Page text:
engine oil dipstick and simply lift the bonnet to check the cooling radiators for chaff etc, even with a loader fitted. That all done it’s a quick hop up into the cab: the door's wide and the cab roomy, even for the largest of drivers. Sit down and adjust the seat both for leg room and weight and steering wheel for position, this can be

your home for some long hours so getting comfortable, is paramount. From the seat one of the first things a new driver notices is the exhaust and air intake pipes - or the apparent lack of them. From the seat they are hidden behind the A pillars; a clever bit of design

Zetor, strong, robust and efficient as ever Currently, a new, innovated and modernized range of FORTERRA tractors is being presented in the USA; they are mostly fourcylinder farming tractors with power ranging from 96 to 147 hp. Tractors of the FORTERRA model range are outstanding for their robustness and power. They are offered in three options: FORTERRA CL, FORTERRA HSX, and FORTERRA HD. FORTERRA CL employs fourcylinder engine with the power from 96 to 136 hp and basic gearbox 24/18. In addition to the features of CL model, FORTERRA HSX offers more up-to-date gearbox 30/30 with hydraulic Power Shuttle. FORTERRA HD is the top model with bigger power (up to 147 hp), more robust body, bigger lifting power, suspended axle and multifunctional control panel.


Tractors of the FORTERRA range are equipped with fourcylinder engines with 16-valve head. The engines are produced in Europe offering the power from 96 to 147 hp. The engines are highly rated for their good acceleration, easy starting even in low temperature and outstanding torque reserve. A mechanical injection pump with electronic regulation results in low fuel consumption, which was proved in the prestigious European DLG test in 2013. The engines are reliable and powerful; they have low fuel consumption, long durability and easy maintenance. One of their advantages is definitely the fact that the presented power of the tractor is available to the tractor operator at any time, not just under certain conditions as it is with engines using Power Boost.

by Valtra engineers. The result? Excellent visibility to the front as well as sides and rear. Windscreens are electrically heated for winter use and the front wiper travels through 270 degrees, keeping the screen clear for a good all round view.


What is a real family farm in the state of Maine USA? WORLD FARMING Maine is the most northerly state of the six states, which make up New England, in the north-east corner of the USA. Eggs and milk are the leading livestock products; however, the main agricultural production is in potatoes, followed by other crops for cattle sheep pig and turkey rearing. Nursery produce such as chick peas, broccoli, beans, apples and soft fruits are also an important part of farming in “The Pine Tree State” and it is a leading producer of blueberries. With the Atlantic Ocean on its eastern border, salmon fishing and the world-famous Maine lobsters are also very important to the economy. With a population of 1.3million, Maine has over 8000 farms, most of which are under 100 acres, family owned and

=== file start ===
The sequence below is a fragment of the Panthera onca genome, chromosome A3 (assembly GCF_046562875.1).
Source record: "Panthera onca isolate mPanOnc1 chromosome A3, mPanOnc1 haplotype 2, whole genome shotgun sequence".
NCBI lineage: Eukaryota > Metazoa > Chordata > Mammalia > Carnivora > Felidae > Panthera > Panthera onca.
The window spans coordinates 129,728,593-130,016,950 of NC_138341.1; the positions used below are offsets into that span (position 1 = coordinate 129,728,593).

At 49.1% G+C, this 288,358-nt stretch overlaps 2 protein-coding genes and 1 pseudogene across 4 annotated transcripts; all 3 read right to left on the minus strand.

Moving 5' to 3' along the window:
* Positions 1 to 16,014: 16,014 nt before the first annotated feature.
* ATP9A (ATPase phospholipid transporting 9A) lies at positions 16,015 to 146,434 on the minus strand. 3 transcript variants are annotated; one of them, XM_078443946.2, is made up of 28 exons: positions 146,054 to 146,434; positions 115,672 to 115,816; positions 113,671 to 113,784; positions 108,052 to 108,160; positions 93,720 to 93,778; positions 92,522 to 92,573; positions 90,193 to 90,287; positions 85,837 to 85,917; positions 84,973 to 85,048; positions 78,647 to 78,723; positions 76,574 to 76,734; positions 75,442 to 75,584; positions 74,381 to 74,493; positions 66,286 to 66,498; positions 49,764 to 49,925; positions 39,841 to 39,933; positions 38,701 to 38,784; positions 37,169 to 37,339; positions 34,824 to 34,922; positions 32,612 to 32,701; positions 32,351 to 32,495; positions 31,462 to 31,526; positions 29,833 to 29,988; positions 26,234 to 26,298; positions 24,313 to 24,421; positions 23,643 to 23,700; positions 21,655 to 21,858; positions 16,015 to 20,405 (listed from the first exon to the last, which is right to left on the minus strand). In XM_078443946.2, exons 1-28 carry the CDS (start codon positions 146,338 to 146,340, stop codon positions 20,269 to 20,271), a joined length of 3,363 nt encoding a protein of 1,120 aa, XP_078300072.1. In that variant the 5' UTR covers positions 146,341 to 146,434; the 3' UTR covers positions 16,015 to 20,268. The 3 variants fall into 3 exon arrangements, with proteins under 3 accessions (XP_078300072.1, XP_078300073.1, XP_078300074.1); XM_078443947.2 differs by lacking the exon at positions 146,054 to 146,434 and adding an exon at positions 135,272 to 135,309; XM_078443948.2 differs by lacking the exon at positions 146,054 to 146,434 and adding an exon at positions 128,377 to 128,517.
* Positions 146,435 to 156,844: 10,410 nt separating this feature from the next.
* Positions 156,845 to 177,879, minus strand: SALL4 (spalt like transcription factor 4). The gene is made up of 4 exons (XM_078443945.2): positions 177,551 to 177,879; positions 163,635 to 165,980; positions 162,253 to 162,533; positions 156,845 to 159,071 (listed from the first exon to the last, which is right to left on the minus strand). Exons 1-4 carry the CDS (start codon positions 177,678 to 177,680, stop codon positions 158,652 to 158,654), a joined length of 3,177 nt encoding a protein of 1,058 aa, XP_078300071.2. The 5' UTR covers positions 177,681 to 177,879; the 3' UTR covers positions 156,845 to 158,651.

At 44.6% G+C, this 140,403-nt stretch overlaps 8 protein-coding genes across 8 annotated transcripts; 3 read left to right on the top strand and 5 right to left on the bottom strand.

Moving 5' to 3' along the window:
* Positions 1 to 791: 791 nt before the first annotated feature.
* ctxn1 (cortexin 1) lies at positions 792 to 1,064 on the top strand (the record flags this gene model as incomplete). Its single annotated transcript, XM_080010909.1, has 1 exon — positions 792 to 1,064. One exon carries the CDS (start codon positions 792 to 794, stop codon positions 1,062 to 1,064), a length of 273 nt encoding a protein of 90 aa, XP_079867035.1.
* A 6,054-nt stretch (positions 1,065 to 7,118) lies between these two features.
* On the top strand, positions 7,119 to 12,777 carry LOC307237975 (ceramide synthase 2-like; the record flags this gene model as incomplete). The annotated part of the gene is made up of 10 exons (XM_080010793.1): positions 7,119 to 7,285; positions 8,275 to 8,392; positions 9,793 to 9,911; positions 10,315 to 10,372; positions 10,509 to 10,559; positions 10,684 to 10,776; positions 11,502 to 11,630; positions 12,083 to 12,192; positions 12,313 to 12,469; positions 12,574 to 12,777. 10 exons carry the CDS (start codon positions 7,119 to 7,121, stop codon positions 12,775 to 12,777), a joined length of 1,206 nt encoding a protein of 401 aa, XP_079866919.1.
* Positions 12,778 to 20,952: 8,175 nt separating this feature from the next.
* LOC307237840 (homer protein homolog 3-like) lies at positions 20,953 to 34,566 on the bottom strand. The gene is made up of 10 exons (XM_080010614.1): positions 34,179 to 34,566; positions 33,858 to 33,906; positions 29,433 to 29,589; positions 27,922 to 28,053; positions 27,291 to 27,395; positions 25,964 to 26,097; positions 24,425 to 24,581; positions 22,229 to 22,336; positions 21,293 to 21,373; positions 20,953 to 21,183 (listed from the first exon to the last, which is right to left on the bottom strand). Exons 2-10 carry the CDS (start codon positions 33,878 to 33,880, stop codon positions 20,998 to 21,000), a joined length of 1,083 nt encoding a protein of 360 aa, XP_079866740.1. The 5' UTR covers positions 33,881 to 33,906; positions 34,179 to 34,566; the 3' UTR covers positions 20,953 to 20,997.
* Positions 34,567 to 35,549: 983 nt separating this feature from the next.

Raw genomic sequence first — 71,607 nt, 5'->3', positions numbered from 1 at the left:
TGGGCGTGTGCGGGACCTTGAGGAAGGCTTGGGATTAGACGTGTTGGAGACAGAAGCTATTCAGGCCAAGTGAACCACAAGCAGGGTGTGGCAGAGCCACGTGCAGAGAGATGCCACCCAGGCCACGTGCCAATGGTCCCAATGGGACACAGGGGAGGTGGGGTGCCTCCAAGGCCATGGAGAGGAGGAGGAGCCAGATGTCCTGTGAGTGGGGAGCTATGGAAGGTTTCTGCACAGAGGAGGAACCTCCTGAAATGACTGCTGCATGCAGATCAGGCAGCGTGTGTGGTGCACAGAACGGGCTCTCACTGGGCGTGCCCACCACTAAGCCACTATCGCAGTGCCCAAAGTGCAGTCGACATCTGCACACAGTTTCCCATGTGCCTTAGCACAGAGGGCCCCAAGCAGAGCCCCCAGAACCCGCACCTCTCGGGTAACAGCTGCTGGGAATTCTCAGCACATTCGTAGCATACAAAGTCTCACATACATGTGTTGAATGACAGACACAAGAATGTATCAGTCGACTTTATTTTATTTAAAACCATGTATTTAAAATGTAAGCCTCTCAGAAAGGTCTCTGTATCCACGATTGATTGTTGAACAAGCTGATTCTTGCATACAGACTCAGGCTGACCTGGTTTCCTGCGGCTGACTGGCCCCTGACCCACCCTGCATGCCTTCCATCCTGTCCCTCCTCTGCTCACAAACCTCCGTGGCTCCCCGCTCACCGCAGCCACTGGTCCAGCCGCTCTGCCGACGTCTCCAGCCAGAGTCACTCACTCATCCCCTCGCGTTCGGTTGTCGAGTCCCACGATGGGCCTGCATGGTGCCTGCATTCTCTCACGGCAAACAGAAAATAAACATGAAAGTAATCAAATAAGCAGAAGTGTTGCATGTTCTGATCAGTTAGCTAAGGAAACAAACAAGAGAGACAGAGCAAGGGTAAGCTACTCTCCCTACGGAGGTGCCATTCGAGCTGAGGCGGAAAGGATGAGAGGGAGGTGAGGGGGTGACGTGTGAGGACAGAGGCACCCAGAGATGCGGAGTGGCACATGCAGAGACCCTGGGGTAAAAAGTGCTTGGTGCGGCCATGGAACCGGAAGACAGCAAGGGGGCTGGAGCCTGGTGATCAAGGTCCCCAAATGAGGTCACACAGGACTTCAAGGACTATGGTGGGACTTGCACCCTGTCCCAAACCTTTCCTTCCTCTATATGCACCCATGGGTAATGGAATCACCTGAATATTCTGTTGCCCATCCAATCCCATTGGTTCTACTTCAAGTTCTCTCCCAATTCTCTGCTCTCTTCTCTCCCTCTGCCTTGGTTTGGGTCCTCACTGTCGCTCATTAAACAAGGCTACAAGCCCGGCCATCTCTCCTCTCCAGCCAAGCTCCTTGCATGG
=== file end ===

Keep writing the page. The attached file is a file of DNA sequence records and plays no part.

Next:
By Fiona Sloan

blend into the beautiful fauna and scenery of the place. One of these is the Spear family who run 500 acres of owned and rented land around two hours from the main city of Portland. The farm has grown with the family over the years and began life in in 1933 when Wallace Spear, bought the holding with his wife Maud and began to learn how to farm, making ends meet by taking in boarders and doing accounts for other farmers. In 1940 he expanded into milk, cattle, forage and vegetables and with his entrepreneurial spirit, sold to people working in the local factory, canned vegetables and rented freezer space to other farmers to store their produce through the winter. Wallace’s son Bob, carried on the family business following agricultural college in the 1960’s

and now in his seventies, still heads the business with his wife Janet, two sons Terry and Richard and grandson Kyle. A great deal of the farm and ultimately the family success, is attributed to their involvement in the local community and an inherent need to be part of that community. A small farm produce stand, started at the gate in the late 1970’s has spawned a much larger farm shop in the local town of Nobleboro with a second nearby in Waldoboro. Supporting the local famers’ markets with their home-grown vegetables, now forms the basis of a successful wholesale business, supplying local restaurants, stores and supermarkets. Every square metre grows something and is utilised for a

variety of things. Janet grows flowers, supplying vases of cut flowers to the farm stands, which she also manages. Squash, beans, tomatoes and Pumpkins (some pink to raise money for Breast Cancer awareness) are all grown around the shed, where the family and seasonal workers, both local and from Brazil are happy to work until the job is done. The family members and their employees, work side by side and everyone is treated like family, consequently the same workers return year on year. The ethos of the business is to produce top quality vegetables by working smarter, not harder. Value is added by chopping and processing smaller less “attractive” vegetables into bags for convenience or fed to the cattle. Janet organises farm study tours